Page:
Tilbury Power station, owned by Germany’s RWE and one of 14 remaining coal-fired power stations in Britain, has converted to burning wood to avoid the EU Large Combustion Plant Directive.
It is now the world’s largest biomass power station – burning wood pellets from Georgia, USA, which attracts 100 per cent subsidies from the European Union. The drawback: the burning efficiency is 25 per cent less than using coal, so the station has dropped from 1100 megawatts generation to 750 megawatts.
The Directive was supposed to reduce pollution and carbon dioxide emissions. Yet more CO2 is produced from biomass generation than from burning coal. To deal with the CO2 emission would require clean coal technology filtering and storing, as at Kingsnorth or Drax in Yorkshire. But because biomass burns wood not coal it is exempt from the Directive. The carbon footprint of importing the wood from Georgia is also ignored - and Tilbury requires 500,000 tons of wood pellets a year.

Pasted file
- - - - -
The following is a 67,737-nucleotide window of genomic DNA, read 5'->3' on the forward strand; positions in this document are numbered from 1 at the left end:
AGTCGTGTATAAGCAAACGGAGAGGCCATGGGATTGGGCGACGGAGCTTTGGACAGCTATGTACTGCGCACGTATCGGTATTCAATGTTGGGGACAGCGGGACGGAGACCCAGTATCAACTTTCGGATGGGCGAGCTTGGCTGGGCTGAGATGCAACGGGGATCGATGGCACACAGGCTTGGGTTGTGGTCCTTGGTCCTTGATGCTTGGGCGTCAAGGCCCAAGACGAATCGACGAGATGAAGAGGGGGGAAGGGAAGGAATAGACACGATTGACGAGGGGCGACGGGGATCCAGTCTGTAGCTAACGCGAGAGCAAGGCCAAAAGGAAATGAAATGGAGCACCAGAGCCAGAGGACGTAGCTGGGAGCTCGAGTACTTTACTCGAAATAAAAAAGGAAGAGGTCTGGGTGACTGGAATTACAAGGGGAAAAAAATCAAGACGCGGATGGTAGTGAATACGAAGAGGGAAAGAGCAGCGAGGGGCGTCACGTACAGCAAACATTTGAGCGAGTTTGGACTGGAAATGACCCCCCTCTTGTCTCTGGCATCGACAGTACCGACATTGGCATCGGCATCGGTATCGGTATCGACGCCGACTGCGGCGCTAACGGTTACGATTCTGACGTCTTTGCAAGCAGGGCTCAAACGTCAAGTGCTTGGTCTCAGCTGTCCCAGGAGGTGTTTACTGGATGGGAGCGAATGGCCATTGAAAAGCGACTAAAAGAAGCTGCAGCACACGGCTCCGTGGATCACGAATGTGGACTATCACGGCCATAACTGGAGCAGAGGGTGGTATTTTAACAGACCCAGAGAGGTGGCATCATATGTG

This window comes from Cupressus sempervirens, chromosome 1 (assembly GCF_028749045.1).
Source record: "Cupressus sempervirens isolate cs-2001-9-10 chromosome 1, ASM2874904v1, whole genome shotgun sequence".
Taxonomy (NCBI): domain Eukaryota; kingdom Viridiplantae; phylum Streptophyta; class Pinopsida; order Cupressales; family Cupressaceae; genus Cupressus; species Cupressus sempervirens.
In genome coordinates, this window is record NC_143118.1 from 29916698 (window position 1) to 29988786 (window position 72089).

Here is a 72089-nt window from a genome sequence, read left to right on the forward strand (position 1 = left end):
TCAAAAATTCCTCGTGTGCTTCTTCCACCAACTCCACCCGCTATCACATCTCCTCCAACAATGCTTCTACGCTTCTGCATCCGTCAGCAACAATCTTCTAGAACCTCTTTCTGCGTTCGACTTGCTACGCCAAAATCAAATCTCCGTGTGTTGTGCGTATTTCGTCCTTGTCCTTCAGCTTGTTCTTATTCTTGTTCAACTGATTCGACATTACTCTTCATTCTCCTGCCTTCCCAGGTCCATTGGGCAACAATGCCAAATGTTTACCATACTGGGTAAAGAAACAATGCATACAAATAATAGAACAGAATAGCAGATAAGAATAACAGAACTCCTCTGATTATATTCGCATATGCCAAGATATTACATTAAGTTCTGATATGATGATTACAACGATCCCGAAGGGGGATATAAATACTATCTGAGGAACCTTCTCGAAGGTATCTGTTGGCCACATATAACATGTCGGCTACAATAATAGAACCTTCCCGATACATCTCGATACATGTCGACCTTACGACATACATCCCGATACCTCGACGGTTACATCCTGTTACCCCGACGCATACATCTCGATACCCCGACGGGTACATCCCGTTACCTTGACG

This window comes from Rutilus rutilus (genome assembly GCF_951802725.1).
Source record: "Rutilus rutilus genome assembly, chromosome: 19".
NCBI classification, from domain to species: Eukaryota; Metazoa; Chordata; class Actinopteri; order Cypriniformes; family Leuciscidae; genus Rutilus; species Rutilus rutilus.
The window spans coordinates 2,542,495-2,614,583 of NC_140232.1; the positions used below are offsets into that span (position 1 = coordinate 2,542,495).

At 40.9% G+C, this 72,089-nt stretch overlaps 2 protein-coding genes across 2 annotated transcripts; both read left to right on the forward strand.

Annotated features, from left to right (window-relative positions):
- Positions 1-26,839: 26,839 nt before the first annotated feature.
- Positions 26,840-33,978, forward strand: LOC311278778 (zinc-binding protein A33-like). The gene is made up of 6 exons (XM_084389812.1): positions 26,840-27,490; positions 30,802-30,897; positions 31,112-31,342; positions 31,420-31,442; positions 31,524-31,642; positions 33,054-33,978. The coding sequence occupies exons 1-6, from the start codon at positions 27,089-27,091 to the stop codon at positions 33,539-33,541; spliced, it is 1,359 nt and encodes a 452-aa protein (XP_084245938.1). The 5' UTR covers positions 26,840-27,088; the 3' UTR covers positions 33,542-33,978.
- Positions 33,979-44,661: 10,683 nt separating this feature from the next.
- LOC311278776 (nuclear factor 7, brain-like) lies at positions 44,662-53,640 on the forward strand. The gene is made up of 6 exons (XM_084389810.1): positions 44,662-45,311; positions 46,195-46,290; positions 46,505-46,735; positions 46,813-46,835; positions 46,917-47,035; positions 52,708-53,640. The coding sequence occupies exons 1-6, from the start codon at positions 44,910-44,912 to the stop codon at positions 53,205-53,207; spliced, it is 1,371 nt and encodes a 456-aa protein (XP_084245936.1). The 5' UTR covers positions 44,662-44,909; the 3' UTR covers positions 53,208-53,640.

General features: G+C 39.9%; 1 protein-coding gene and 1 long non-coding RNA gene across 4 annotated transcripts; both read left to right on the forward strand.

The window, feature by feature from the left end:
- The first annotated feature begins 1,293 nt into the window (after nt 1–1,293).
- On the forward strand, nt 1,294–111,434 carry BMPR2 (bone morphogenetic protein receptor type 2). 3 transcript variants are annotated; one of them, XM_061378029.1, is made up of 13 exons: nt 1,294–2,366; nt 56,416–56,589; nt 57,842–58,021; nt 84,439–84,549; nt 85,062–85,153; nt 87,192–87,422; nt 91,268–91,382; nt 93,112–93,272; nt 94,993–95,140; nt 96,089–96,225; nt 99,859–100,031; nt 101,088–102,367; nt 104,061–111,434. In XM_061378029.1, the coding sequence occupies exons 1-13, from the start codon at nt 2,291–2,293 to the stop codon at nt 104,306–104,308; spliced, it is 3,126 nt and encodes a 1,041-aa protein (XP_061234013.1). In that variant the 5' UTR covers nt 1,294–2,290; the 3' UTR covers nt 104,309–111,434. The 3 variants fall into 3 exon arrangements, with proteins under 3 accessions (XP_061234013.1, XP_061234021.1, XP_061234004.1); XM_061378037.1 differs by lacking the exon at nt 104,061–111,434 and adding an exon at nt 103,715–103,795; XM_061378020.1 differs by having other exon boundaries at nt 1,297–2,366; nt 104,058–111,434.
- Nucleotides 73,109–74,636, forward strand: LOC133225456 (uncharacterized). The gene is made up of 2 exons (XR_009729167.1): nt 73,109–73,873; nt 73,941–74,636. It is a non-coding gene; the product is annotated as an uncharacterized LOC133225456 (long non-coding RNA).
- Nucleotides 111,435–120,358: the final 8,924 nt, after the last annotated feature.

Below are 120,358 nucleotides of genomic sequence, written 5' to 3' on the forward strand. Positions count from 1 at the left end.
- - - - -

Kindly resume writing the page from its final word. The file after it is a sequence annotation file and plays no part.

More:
On 27 February a fire occurred at Tilbury Power Station when over 120 fire-fighters had to put out a fire in 6,000 tons of wood pellets, which as “green” wood have a habit of self-combusting. ■